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BBC Targets Ethiopia and Eritrea With More African Languages


The BBC is on a roll when it comes to African languages! Its has now announced it is adding even more languages to its news service in Africa, this time to attract users from Ethiopia and Eritrea.

The latest localization move see the launch of three news websites in Amharic, Ethiopia’s official language, Afaan Oromo, the language of Ethiopia’s biggest ethnic group, and Tigrinya, the main working language of Eritrea.

For those without access to the internet, the BBC also plans to launch radio shows in the three languages.

“We know that there is a great deal of hunger for audiences in Ethiopia and Eritrea to access a broad range of high quality content in Amharic, Afaan Oromo and Tigrinya,” said BBC editor Will Ross, head of the new services.

“There is also a significant diaspora, which retains strong links with ‘home’. The political situation in both countries has triggered the development of a large vocal, activist presence in the diaspora.”

“The current news choice for many in Ethiopia is either a pro-government platform at home or a vehemently anti-government offer from the diaspora.”

“A major aim of the output will be to help Ethiopians and Eritreans better understand their place in the world. The new language services will also provide the BBC’s global audience with a far better perspective and understanding of the Horn of Africa,” he added.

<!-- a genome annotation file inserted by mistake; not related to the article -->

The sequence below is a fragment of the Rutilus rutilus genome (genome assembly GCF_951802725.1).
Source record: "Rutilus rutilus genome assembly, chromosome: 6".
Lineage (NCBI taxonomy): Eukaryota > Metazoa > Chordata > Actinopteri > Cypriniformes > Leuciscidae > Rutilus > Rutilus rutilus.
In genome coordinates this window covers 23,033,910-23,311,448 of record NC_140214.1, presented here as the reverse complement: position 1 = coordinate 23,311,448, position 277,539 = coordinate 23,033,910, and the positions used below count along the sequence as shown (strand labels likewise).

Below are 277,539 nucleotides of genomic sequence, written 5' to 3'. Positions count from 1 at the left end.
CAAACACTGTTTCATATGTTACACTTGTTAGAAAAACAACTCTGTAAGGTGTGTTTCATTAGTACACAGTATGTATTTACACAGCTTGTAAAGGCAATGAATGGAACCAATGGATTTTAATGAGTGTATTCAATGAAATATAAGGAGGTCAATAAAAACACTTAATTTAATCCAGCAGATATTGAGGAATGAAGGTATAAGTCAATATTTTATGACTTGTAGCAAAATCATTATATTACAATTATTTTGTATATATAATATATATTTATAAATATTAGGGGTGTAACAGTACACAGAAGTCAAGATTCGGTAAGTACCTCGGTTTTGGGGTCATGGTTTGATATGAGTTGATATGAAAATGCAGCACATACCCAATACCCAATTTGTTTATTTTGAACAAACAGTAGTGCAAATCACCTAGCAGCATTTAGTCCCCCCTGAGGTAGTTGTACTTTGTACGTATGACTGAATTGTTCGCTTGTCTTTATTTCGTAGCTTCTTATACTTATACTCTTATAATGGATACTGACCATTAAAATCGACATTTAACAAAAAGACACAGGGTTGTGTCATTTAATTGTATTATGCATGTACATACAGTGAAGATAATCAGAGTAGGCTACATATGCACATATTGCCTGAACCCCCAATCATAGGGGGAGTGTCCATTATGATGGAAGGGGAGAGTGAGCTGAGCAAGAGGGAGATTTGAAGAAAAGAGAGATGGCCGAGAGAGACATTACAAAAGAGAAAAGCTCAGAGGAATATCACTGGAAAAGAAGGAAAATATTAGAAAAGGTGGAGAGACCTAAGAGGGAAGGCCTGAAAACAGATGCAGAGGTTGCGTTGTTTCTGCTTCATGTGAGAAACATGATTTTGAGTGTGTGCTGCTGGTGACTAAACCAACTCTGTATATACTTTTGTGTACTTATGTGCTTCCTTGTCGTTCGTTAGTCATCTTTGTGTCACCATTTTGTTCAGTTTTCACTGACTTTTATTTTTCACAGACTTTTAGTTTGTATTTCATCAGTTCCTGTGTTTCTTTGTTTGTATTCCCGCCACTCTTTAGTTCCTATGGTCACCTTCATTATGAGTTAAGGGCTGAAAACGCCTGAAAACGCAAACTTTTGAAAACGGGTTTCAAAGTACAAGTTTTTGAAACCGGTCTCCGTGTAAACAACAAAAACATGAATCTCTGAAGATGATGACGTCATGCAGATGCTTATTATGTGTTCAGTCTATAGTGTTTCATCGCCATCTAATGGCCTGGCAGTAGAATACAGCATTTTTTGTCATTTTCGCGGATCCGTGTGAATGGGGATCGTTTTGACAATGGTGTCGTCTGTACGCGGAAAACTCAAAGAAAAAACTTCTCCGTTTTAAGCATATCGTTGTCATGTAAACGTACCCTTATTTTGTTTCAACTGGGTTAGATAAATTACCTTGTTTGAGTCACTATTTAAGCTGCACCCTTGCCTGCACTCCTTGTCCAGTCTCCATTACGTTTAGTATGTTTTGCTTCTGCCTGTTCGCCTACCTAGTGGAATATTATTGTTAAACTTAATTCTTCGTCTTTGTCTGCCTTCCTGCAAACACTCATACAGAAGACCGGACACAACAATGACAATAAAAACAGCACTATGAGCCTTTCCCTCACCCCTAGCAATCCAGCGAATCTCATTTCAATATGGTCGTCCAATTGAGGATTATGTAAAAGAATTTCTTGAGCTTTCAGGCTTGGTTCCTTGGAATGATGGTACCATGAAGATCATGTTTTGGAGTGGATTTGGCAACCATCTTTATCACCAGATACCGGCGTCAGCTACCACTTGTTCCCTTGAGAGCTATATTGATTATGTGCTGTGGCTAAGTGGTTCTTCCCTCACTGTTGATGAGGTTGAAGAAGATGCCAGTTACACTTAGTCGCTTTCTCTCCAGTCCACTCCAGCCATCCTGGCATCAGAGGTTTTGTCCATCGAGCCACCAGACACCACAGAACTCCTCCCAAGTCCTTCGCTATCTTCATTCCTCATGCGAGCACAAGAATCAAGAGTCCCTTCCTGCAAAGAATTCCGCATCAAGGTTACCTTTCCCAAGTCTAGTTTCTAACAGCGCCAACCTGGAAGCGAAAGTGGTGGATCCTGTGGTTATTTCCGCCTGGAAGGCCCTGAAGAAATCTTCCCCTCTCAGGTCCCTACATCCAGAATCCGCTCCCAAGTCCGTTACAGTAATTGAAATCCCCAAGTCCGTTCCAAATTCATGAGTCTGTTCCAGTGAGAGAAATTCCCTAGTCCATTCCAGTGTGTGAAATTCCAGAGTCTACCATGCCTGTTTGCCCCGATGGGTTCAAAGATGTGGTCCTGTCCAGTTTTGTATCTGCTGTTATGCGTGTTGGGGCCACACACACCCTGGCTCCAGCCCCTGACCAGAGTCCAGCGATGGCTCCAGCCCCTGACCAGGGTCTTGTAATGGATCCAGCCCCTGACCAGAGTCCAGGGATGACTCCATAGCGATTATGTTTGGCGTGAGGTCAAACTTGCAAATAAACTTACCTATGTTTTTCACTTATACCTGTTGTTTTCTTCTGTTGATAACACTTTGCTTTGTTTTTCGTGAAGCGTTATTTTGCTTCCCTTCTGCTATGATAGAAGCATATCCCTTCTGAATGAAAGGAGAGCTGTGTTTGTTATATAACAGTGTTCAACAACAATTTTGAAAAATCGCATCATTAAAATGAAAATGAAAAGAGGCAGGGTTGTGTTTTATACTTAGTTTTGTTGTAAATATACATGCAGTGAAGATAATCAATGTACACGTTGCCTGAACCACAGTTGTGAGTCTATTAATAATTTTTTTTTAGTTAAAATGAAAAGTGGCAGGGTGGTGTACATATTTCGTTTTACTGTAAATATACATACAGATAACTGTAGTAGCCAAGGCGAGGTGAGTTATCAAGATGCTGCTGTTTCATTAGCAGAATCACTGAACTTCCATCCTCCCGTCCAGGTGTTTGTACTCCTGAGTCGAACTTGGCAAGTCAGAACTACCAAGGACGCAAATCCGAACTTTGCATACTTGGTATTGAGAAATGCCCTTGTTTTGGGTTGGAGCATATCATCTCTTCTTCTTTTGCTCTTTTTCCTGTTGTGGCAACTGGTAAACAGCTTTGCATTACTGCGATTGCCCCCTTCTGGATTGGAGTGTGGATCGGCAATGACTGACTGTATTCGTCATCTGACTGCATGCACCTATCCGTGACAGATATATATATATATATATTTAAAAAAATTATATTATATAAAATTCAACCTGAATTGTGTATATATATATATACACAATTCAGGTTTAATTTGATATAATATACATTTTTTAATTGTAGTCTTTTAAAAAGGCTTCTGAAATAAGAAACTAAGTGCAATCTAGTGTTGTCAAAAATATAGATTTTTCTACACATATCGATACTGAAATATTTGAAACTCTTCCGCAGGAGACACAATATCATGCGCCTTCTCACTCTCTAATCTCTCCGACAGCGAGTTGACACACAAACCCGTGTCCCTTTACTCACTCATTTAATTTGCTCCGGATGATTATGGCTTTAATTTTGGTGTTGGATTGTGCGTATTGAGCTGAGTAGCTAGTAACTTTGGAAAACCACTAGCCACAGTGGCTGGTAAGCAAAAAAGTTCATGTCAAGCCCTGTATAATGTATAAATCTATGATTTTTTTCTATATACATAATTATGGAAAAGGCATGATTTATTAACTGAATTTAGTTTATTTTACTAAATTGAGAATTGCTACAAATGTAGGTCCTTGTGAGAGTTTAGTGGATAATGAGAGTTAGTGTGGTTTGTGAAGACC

BBC’s expansion comes after a $372 million investment boost by the UK government last year. Alongside the three language services in the Horn of Africa, the service plans to launch a total of 12 new language service across Africa and Asia.

One of those, BBC Pidgin, has already been launched in Nigeria to serve West Africans who are familiar with the language which is made up mostly of street slang. BBC also plans to launch services in Igbo and Yoruba, two of Nigeria’s main languages, in addition to its BBC Hausa service which was launched in 1957.

Ross said he believed that the potential audience in the two countries – which have a combined population of more than 100 million – was huge, and social media would play a key role in helping to target a younger audience.

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